The ‘soft side’ of robots and elderly care in Japan

As Japan‘s population shrinks, and its proportion of elderly rises, the nation continues to avoid increasing immigration. Rather than hire humans to provide care for the nation’s elderly, Japan’s political leaders look instead to a robotic revolution to provide that care.

Inventions such as Paro, a robotic seal that coos and purrs, provide Japan’s elderly with virtual companionship and help them cope with solitude. Apparently the ubiquitous pattern of kodokushi (solitary deaths) detailed in Anne Allison‘s Precarious Japan  is more manageable if Paro is with you. However, Paro does not yet seem to have the ability to call the neighbors or an ambulance, or to get an elderly person’s distant family to come visit.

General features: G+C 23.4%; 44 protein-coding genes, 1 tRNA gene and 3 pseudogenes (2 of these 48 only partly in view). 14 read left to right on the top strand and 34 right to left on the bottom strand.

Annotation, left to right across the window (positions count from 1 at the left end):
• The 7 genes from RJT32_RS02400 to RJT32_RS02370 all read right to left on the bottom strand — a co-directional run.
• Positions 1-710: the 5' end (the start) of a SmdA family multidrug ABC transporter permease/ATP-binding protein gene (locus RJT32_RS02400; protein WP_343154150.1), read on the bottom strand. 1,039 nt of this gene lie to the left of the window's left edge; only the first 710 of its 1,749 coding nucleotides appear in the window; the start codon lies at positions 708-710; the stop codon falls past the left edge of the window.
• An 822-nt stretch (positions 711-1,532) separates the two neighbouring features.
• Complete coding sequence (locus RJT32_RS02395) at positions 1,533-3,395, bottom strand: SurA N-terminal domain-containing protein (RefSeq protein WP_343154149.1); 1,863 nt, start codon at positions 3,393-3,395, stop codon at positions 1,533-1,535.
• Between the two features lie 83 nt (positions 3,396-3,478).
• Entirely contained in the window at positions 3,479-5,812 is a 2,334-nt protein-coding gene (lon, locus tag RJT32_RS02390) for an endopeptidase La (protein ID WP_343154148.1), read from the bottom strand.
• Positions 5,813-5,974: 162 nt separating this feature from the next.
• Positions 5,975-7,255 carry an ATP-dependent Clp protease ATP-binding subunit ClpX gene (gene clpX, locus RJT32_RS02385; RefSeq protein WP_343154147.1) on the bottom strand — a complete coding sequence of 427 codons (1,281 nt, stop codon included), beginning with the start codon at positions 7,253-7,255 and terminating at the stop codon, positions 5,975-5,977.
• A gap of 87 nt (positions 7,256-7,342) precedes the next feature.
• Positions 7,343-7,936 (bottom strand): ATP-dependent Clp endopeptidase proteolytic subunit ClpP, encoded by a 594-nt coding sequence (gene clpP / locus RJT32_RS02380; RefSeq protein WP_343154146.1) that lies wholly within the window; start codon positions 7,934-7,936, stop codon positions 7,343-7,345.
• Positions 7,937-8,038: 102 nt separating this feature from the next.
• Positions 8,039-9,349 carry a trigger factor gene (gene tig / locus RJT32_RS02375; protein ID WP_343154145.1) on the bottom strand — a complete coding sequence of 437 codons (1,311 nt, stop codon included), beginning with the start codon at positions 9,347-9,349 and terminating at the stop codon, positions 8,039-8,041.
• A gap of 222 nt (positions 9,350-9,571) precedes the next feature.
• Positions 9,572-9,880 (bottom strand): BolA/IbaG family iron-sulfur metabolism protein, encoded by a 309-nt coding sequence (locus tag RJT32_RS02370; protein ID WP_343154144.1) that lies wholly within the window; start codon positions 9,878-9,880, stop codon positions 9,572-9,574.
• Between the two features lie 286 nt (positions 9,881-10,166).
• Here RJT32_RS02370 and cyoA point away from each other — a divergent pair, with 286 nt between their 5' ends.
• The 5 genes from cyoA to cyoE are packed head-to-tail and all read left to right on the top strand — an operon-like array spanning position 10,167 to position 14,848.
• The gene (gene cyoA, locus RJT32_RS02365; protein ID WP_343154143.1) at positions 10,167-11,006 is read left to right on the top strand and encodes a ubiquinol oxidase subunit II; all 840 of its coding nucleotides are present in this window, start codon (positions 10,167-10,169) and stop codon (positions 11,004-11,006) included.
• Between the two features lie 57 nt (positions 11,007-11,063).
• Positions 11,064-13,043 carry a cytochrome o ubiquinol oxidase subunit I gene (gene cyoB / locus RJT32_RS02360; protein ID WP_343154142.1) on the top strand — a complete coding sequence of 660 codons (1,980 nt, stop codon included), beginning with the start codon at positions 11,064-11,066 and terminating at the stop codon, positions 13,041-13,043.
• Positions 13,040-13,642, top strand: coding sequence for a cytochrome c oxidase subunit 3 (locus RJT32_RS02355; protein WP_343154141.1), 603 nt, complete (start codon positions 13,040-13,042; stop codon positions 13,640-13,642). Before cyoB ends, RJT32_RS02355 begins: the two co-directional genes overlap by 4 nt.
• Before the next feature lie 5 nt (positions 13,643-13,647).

Overall, the growth in care robots is a boon for the robotics industry. But would obaachan rather talk with a robotic seal or a real human being—even if that human being is a Filipina caregiver? Will Paro and other robots go out after work and spend money in local businesses? Or pay into the nation’s pension and health insurance systems? Investments in robotic technology might help Japan’s elderly live independently for longer, facilitating physical mobility and providing games for the elderly to play. But hiring humans to do this work provides opportunities for human connection and a greater circulation of income, as workers spend their earnings in the Japanese economy. Inevitably, those workers will need to come from outside Japan, unless Japan’s care robots start having robot children …

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